13. It is quite often stated and reiterated that the principles of natural justice are intended to promote justice and they are not meant to thwart justice. If disciplinary action is otherwise grounded on the proved mis-conduct, such an action cannot be set at naught, on a purely technical plea, particularly when such plea was not raised at the earliest permissible or possible point of time by the delinquent. It is not that the Charged Officer had no occasion to raise such a plea when he came to know about the appointment of an advocate as the Enquiry Officer. The Charged Officer for the reasons best known to him when he assailed the disciplinary action before this Court as well as before the Statutory authorities did not raise that plea as a ground of attack and he chose to raise plea as the only desperate plea in the second round of litigation before the 2nd appellate authority for the first time. Further, it is also relevant to note that except raising this technical plea, the Charged Officer has neither pleaded nor proved that on account of the appointment of the advocate as Enquiry Officer, he has suffered any prejudice. Not a word is said in the pleading of the Charged Officer to satisfy ourselves that on account of appointment of the advocate as Enquiry Officer, the Charged Officer was subjected to some prejudice nor the Government in its impugned order has recorded any such finding warranting interference. Above all, there is a formidable reason for not allowing this plea in our considered opinion, because, it is hit by the principle of constructive res judicata. The Charged Officer filed WP No. 10508 of 1991, when the Management on consideration of enquiry report, by a resolution dated 28-6-1991 resolved to dismiss him from service as a disciplinary measure. By that time the Charged Officer was pretty well aware that the entire enquiry was conducted by the Advocate-Enquiry Officer appointed by the Management. Therefore, that plea was very much available to the Charged Officer to assail, when he assailed the apprehended disciplinary action. Be that as it may, by the time the Writ Petition No. 10508 of 1991 was disposed of on 23-11-1992, the Charged Officer was dismissed by the Management by its proceedings dated 14-7-1992 and though the Charged Officer sought amendment of the prayer so as to assail the validity of the dismissal order dated 14-7-1992, he did not press into service the above technical plea. It is well settled that res judicata as well as constructive res judicata equally apply to the writ proceedings. The plea which was available to the Charged Officer, but which was not raised, cannot be permitted to be raised subsequently for such plea is hit by explanation (IV) of Section 11 of the Civil Procedure Code. In that view of the matter, we do not find any justification for the Government to set at naught the disciplinary action taken against the Charged Officer by the Management for the proved mis-conduct on such a technical plea.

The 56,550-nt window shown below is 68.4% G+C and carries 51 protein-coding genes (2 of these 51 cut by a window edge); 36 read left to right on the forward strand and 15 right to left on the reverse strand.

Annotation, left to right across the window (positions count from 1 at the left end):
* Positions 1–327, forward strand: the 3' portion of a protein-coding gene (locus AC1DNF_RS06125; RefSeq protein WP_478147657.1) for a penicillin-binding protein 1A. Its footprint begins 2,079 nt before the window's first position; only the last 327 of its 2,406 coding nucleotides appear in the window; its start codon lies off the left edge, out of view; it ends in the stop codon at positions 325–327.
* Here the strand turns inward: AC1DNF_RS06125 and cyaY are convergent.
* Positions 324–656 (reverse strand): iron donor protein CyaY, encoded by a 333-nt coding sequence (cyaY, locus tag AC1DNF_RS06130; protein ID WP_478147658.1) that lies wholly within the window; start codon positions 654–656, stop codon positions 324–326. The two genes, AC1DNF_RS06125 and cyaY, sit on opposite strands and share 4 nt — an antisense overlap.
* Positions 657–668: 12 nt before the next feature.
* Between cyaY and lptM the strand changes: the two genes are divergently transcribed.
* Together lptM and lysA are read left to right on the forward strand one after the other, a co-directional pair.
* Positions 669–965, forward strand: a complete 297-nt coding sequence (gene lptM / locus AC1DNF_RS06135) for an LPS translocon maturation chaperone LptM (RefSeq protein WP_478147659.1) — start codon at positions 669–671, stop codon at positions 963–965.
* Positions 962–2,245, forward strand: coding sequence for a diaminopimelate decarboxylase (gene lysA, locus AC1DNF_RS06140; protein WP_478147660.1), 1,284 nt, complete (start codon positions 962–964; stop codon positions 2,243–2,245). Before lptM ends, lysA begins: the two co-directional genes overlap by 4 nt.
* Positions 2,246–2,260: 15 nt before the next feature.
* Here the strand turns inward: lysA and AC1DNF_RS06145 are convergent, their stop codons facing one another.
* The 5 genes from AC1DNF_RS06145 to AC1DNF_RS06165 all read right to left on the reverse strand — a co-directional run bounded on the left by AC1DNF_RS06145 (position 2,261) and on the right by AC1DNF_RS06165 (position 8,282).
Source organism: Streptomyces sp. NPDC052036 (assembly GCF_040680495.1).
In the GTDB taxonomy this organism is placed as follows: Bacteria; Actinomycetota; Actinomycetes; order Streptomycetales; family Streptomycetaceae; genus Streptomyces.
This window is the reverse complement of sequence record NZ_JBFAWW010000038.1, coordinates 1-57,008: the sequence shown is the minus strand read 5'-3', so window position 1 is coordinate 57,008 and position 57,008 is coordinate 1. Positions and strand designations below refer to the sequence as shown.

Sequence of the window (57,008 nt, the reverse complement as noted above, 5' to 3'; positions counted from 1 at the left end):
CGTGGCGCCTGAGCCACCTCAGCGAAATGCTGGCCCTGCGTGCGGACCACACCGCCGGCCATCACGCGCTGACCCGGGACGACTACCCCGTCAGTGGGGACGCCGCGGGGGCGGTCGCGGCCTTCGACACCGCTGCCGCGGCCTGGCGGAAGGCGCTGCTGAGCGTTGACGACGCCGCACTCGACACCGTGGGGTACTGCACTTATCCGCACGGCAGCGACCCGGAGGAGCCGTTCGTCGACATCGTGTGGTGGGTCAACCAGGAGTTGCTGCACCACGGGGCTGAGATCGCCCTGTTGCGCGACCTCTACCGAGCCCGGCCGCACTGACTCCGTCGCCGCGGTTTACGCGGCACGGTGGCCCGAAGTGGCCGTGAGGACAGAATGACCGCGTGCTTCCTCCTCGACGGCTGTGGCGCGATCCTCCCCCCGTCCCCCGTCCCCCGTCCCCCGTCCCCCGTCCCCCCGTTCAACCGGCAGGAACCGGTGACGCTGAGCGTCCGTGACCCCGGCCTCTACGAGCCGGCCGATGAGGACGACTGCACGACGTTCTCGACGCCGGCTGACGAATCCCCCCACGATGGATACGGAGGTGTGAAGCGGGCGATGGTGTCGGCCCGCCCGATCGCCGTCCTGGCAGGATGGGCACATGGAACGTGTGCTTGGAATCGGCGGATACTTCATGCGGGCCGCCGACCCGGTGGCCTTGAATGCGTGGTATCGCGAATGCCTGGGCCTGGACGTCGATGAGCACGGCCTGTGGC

14. As regards Writ Petition No. 12785 of 1996 filed by the Management, suffice it to state that if the impugned disciplinary action cannot be sustained on technical plea, it goes without saying that, that action cannot be faulted because the Charged Officer has not advanced any arguments touching the merits of the matter. Since we find that the ground on which the second appeal of the Charged Officer is allowed, is untenable, it goes without saying that the Management is entitled to succeed in the writ petition filed by it.
15. In the result, and for the foregoing reasons, WP No. 12785 of 1996 filed by the Management is allowed and WP No. 15662 of 1996 filed by the Charged Officer is dismissed. The resultant position is that the disciplinary action taken by the Management dismissing the Charged Officer from service as a disciplinary measure by its order dated 22-6-1993 stands. In the facts and circumstances of the case, parties are directed to bear their own costs.